As Ben Franklin was leaving Independence Hall in September of 1787, the work of the Constitutional Convention having just been completed, he was stopped by a woman and asked, “Mr. Franklin, what have you wrought?”
“A Republic, madam,” was his reply, “if you can keep it.”
By a Republic Franklin meant a Representative Democracy, a Government Dependent Upon The People Alone.
Today, many of us intuitively understand that we have lost that Republic. We are no longer a Representative Democracy. Our government makes decisions that are made based on the ideas and desires of the economic elite and not a majority of Americans. This belief has been confirmed by a recent academic study by Martin Gilens, Professor of Politics at Princeton University, and Benjamin I. Page, the Gordon S. Fulcher Professor of Decision Making at Northwestern University.
While Americans do enjoy many features central to democratic governance, such as regular elections, freedom of speech and association, and a widespread franchise, the analysis of Gilens and Page suggests that the majority does not rule. When majorities of citizens disagree with economic elites and/or with organized interests, they generally do not get the policies they desire. The American public actually has little influence over the policies our government adopts.
They argue that since about 1980 America’s political system has slowly transformed from a democracy into an oligarchy, where wealthy elites wield most of the power, not the majority of Americans. They use data drawn from 1,779 policy issues from 1981 to 2002, to conclude that wealthy, well-connected individuals now determine the direction of the country, often against the will of the majority of voters.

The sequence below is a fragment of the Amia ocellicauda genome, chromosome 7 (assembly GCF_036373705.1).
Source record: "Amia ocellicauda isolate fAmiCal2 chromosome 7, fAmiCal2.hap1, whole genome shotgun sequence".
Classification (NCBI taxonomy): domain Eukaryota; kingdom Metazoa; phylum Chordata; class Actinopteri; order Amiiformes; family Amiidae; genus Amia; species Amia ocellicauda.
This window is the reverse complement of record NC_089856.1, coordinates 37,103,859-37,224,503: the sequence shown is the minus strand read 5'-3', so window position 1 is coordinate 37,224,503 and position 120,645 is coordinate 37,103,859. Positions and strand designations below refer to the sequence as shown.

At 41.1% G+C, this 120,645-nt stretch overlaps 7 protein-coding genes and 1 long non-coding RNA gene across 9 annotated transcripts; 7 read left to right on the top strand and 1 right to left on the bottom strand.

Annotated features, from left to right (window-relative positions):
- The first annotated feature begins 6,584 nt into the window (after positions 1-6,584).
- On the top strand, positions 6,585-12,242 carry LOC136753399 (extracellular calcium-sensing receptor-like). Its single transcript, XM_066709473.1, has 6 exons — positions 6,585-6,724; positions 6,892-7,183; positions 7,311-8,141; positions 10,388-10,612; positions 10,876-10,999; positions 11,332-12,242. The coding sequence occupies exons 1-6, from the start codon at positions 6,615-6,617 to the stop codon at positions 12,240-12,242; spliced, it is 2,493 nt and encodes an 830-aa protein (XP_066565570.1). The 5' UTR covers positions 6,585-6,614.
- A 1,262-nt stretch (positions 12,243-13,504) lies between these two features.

In their study, Gilens and Page compared the political preferences of Americans at the 50th income percentile to preferences of Americans at the 90th percentile — proxies for ‘average’ and ‘wealthy’ Americans. They found that the government, whether Republican or Democratic, more frequently follows the preferences of the 90th percentile rather than that of the 50th percentile.
The researchers assert that this is not a new development — as a result of recent Supreme Court decisions allowing more money in politics (e.g. Citizens United or the more recent ruling, McCutcheon v. FEC) — but has been a long-term trend and as a result is difficult for most people to perceive and more difficult reverse.
The abstract and a paid link to the paper itself can be found here:
Perspectives on Politics, Issue03, September 2014 pp 564-581
A free preprint of this papers can be found at Gilens and Page: Testing Theories of American Politics: Elites, Interest Groups, and Average Citizens.
There is also a transcript of an interview of Martin Gilens by TalkingPointsMemo.com to be found at Scholar Behind Viral ‘Oligarchy’ Study Tells You What It Means .